golang learning adventure part 1.

xuanbao · · 191 次点击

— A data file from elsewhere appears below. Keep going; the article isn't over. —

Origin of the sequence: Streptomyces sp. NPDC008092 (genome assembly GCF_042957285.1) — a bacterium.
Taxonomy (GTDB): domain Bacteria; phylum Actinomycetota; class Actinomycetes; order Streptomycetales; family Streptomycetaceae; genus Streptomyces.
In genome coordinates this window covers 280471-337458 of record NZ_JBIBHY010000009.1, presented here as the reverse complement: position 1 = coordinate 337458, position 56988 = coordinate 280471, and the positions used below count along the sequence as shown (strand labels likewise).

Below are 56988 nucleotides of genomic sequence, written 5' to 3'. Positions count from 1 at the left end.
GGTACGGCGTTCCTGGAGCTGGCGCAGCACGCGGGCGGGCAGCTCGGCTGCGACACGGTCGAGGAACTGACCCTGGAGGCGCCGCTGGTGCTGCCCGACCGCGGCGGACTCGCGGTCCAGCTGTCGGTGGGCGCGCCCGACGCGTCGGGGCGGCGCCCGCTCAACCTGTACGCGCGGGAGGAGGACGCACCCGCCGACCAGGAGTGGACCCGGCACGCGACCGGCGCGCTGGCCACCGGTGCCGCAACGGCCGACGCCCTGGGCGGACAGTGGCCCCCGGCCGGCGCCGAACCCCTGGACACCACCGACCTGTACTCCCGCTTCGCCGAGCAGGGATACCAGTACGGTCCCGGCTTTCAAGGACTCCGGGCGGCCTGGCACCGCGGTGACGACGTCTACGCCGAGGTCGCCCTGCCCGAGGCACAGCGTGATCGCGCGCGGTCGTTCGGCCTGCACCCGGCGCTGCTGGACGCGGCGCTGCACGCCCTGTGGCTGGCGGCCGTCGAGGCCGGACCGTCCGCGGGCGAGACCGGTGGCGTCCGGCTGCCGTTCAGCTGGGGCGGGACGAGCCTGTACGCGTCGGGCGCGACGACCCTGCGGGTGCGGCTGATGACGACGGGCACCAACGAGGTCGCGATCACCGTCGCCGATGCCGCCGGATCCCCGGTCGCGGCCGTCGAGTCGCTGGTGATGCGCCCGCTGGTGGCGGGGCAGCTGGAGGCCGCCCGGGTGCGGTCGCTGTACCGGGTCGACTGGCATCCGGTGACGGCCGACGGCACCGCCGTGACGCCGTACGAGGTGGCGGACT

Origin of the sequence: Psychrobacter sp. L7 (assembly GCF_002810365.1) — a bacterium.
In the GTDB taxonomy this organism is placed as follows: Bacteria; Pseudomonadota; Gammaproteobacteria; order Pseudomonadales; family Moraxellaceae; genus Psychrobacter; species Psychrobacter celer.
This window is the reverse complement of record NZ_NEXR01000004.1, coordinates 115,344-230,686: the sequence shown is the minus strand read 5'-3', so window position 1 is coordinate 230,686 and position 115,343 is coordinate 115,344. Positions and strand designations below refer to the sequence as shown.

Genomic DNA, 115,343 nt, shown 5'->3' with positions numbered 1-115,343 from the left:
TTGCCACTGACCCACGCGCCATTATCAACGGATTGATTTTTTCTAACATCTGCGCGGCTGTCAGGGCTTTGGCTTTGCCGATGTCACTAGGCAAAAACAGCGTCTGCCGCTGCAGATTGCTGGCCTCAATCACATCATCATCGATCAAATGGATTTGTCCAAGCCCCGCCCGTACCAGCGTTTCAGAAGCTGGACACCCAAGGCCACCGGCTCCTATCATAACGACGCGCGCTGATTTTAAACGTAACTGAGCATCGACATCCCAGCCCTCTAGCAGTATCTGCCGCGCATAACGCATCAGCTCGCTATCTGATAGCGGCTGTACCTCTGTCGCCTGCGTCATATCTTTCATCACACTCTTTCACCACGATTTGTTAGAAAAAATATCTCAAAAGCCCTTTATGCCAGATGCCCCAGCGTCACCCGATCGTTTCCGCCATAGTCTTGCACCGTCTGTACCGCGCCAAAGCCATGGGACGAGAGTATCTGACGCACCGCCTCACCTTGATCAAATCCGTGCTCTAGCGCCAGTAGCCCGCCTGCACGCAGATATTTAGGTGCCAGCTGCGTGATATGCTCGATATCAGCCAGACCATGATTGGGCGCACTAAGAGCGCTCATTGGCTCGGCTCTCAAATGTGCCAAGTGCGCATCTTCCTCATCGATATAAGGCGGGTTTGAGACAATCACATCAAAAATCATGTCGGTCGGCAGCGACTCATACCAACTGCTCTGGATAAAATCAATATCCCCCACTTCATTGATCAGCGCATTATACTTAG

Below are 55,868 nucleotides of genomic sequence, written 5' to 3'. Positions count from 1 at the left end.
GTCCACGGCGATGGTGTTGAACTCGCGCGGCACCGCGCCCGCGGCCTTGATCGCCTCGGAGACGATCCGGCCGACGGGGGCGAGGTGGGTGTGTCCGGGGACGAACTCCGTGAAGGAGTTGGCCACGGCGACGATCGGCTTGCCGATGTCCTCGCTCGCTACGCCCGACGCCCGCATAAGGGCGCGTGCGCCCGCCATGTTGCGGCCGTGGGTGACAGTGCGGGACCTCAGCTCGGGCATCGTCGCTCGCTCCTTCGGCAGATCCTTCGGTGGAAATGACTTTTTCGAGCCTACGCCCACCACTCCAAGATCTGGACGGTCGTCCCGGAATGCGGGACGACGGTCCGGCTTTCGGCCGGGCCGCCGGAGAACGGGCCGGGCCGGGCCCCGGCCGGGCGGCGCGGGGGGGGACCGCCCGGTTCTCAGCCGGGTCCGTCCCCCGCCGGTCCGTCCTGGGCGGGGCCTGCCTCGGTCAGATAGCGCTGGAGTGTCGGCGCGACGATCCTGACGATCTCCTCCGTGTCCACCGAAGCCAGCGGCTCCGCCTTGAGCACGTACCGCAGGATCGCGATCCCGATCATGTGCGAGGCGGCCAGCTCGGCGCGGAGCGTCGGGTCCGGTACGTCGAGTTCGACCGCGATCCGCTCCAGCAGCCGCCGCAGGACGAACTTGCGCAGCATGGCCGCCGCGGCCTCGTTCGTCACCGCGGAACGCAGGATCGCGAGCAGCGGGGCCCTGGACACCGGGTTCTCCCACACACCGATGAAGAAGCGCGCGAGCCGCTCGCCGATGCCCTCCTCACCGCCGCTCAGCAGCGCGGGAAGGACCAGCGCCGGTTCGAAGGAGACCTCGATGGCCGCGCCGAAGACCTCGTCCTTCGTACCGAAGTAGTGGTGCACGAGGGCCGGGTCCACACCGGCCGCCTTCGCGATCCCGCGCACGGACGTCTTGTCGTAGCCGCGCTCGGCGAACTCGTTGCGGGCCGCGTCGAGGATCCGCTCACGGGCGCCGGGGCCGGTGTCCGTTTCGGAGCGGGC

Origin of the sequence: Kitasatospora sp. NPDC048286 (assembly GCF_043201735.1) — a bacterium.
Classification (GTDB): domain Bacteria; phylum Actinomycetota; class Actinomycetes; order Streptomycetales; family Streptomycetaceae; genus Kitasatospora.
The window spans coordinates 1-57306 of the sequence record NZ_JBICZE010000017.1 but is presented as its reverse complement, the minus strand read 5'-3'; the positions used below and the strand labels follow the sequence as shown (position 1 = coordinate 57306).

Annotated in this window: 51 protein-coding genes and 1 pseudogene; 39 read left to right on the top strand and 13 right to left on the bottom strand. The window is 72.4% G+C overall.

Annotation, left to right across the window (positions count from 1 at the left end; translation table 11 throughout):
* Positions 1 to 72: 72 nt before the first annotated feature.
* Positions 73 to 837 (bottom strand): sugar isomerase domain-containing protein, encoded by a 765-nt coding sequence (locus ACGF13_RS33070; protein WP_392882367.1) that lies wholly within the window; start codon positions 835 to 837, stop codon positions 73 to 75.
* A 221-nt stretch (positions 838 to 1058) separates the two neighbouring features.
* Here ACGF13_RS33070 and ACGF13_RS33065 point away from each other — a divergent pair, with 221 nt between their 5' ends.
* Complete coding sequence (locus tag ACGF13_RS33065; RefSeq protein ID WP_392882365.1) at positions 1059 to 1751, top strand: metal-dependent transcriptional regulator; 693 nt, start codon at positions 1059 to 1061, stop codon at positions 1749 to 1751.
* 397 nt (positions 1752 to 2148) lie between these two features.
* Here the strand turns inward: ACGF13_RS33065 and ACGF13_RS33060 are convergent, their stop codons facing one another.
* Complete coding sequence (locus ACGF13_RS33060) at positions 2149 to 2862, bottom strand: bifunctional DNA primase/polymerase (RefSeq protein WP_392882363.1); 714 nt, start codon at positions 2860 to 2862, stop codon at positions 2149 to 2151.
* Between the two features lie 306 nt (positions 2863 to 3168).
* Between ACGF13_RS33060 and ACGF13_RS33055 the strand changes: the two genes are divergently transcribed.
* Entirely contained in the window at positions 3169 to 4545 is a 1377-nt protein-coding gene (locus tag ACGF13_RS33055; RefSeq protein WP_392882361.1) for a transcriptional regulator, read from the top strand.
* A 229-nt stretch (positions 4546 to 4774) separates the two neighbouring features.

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<p>Just started golang and will try to compound my questions by the end of the week. </p> <p>I have <a href="https://pastebin.com/8BBaccdb" rel="nofollow">this</a> a basic skeleton code from net where clients can connect to it and it will echo/copy what they send. </p> <p>How can I do the following: </p> <p>1) create a config file in the same dir where there&#39;s a field <code>port:</code> i will then parse it and the program will run on that specific port instead of having me hardcoding it.</p> <p>2) How can I limit the number of connections?</p> <hr/>**评论:**<br/><br/>LadyDascalie: <pre><p>Limit connections in what way? As in max number of connections per second?</p> <p>If so, you&#39;re looking at implementing a basic rate limiter.</p> <p>There is a trivial but good learning example here: <a href="https://gobyexample.com/rate-limiting" rel="nofollow">https://gobyexample.com/rate-limiting</a></p> <p>For config files, depends what you prefer doing.</p> <p>In my case, I use the excellent <a href="https://github.com/joho/godotenv" rel="nofollow">godotenv</a> with a <code>.env</code> file at the root of my project.</p> <p>I then use <code>os.Getenv()</code> to fetch the value, as suggested previously</p></pre>juniorsysadmin1: <pre><p>The actual number of connection. So if I run the code right now, my other machines can <code>telnet $hostname $port</code>. If i limit the connection to 1 for example. My first machine can do the telnet but other will get the connection refuse until my first machine abort the connection.</p></pre>LadyDascalie: <pre><p>just use a global <code>var active bool</code> that you check against when a new connection comes in?</p> <p>If <code>active</code> is false accept the connection, otherwise bail.</p></pre>juniorsysadmin1: <pre><p>that method will only limit my code to have one connection. My ultimate idea is to have a config file specify the port, max num of connection, rate etc... have my code parse it and act accordingly. Just like a system software. </p></pre>LadyDascalie: <pre><p>Then simply increment the connections on a counter variable and define a maxConnections that gets loaded from your configuration file. You can even set it to a default value if no value is set on the config file. I’d do all this in the init function!</p></pre>smbkr: <pre><p>Instead of a config file, you might use <a href="https://golang.org/src/os/env.go" rel="nofollow">os.Getenv()</a></p></pre>allhatenocattle: <pre><p>For 1 - You could also use a flag with a default value</p> <pre><code>port := flag.String(&#34;p&#34;,&#34;2000&#34;,&#34;port to listen on&#34;) flag.Parse() startsocket(&#34;:&#34; + *port ) </code></pre> <p>For 2 - you&#39;d need to stop and start the listener once the current connections reached/went below the limit. it would be a bit simpler (and easier to troubleshoot) to always accept connections, but return an error message and close the connection immediately if you are over the high-water mark.</p></pre>allhatenocattle: <pre><p>Here is an example of sending an error message and closing the connection when you are at the conn limit: <a href="https://play.golang.org/p/vMk3YbnCay" rel="nofollow">https://play.golang.org/p/vMk3YbnCay</a></p></pre>juniorsysadmin1: <pre><p>the above is exactly what I wish to do. I got a few questions. </p> <p>1) why the function echo need to take <code>count *int64</code> as one of the argument. Isn&#39;t the count the maximum number of connection? if so why does that functions need that parameter? </p> <p>2) Inside the echo function why do you need <code>c.Close()</code>? Is that even neccesary? the closing of the connection is either the program stops, or the machine that&#39;s connected to it stopped, or there&#39;s more than the maximum number of connection have reached which is handled by the c.Close() in <code>overLimit</code>&#39;s c.Close() clause. </p></pre>allhatenocattle: <pre><p>1) echo&#39;s count parameter is the number of current connections (limit passed to overLimit is the max number of connections). It gets passed as a *int64 so the atomic.AddInt64 can be used to correctly modify the value when multiple goroutines may be accessing it at once. Slightly modified var names to make it clearer: <a href="https://play.golang.org/p/6tkojLh_W-" rel="nofollow">https://play.golang.org/p/6tkojLh_W-</a></p> <p>2) It is good practice to close resources when they are not needed. In trivial programs it might not matter, but get in the habit so you won&#39;t be troubleshooting resource leaks as the programs get more complicated. </p></pre>juniorsysadmin1: <pre><p>Why did you declare your variables via flag and pass in the pointers explicitly? Is there some best practice reason behind it? This is how I do it <a href="https://play.golang.org/p/1Khq7jXBr5" rel="nofollow">currently</a></p></pre>allhatenocattle: <pre><p>When using the flag package, you can either use flag.Int() /flag.String() and get back pointers, or declare vars ahead of time and use flag.IntVar()/flag.StringVar().</p> <p>I chose the simpler method and passed the pointer in since it was less lines than declaring the vars ahead of time.</p> <p>I&#39;m not a fan of the readconfig func, it doesn&#39;t have defaults and doesn&#39;t give a helpful message if the values aren&#39;t there. Using the flag package you get output like the following if you pass -h:</p> <pre><code>Usage of ./yourprogram: </code></pre> <p>-a string listen addr (default &#34;127.0.0.1:2000&#34;) -c int max connections (default 1)</p> <p>For programs that have a bunch of options, I&#39;ll typically switch to using a configuration file.</p></pre>

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